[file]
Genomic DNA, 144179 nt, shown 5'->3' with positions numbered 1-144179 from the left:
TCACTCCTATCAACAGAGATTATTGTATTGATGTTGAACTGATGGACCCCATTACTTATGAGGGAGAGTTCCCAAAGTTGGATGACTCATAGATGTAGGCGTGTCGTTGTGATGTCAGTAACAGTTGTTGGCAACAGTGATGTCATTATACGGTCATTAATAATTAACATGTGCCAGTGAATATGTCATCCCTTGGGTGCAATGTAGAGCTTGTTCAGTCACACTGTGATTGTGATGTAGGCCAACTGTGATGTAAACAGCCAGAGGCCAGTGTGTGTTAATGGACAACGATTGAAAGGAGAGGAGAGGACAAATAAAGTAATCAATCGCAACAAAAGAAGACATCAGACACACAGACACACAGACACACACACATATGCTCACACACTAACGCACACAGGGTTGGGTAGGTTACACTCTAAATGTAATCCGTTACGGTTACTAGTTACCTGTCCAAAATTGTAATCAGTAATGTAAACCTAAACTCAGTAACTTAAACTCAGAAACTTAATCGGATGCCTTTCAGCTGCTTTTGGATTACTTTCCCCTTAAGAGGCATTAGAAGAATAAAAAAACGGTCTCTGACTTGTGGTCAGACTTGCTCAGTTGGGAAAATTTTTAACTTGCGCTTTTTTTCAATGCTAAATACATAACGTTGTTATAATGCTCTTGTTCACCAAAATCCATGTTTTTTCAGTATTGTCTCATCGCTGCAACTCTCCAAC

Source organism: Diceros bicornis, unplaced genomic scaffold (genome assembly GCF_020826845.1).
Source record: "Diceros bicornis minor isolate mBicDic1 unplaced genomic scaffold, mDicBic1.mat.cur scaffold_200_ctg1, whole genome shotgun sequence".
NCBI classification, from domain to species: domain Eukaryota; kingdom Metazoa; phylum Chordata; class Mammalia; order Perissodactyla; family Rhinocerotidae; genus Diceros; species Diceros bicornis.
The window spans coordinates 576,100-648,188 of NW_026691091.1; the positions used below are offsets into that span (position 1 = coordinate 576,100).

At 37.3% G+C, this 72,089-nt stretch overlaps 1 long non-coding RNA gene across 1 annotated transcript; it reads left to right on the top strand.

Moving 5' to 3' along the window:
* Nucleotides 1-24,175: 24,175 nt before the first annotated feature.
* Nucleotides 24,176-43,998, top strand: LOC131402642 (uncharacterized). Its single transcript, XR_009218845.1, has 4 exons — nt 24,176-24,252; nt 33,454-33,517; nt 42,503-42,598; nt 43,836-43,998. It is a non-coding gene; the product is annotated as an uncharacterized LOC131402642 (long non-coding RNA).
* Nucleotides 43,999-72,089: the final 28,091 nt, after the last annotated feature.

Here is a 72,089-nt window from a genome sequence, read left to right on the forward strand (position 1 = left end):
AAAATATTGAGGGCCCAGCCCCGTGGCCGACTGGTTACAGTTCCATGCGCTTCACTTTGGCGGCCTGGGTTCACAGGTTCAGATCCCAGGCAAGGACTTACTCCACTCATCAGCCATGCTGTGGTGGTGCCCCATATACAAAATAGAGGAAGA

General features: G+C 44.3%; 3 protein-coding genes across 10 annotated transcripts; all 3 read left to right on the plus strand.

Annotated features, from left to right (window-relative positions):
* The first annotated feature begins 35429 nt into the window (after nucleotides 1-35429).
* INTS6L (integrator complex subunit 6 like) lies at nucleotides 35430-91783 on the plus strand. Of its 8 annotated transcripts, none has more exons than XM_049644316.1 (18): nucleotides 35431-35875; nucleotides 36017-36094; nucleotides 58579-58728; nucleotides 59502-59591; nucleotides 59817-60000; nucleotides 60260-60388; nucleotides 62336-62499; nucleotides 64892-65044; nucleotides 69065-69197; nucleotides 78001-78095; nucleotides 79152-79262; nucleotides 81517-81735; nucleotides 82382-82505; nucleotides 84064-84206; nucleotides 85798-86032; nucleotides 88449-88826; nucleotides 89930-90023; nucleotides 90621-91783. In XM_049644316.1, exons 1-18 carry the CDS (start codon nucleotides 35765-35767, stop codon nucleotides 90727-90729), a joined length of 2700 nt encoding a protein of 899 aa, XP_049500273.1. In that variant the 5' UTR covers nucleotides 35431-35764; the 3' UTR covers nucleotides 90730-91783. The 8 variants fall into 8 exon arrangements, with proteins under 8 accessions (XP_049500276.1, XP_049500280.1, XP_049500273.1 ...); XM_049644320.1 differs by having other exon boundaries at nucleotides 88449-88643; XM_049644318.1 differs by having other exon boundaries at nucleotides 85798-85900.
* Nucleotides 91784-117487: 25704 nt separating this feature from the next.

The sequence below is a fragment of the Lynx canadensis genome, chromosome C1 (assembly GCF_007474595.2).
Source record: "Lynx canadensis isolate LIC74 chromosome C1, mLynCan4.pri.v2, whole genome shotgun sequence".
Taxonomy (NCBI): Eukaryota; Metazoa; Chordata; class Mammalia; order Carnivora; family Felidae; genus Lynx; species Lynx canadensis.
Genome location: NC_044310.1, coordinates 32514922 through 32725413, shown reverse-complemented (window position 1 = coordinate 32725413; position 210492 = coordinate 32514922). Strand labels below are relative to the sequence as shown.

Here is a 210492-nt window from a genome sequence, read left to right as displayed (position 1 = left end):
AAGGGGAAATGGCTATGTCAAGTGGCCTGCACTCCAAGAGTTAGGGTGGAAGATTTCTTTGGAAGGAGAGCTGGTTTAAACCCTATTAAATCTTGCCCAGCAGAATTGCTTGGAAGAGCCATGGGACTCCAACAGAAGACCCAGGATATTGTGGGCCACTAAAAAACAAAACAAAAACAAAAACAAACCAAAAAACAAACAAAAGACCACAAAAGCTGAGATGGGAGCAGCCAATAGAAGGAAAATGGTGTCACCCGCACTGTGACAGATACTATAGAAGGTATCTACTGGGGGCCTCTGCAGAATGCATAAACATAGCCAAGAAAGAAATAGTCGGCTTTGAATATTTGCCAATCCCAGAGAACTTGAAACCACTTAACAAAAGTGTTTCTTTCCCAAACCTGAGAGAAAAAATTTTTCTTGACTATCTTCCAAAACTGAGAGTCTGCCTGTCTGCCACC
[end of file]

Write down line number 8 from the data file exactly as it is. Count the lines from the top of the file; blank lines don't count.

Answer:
Moving 5' to 3' along the window: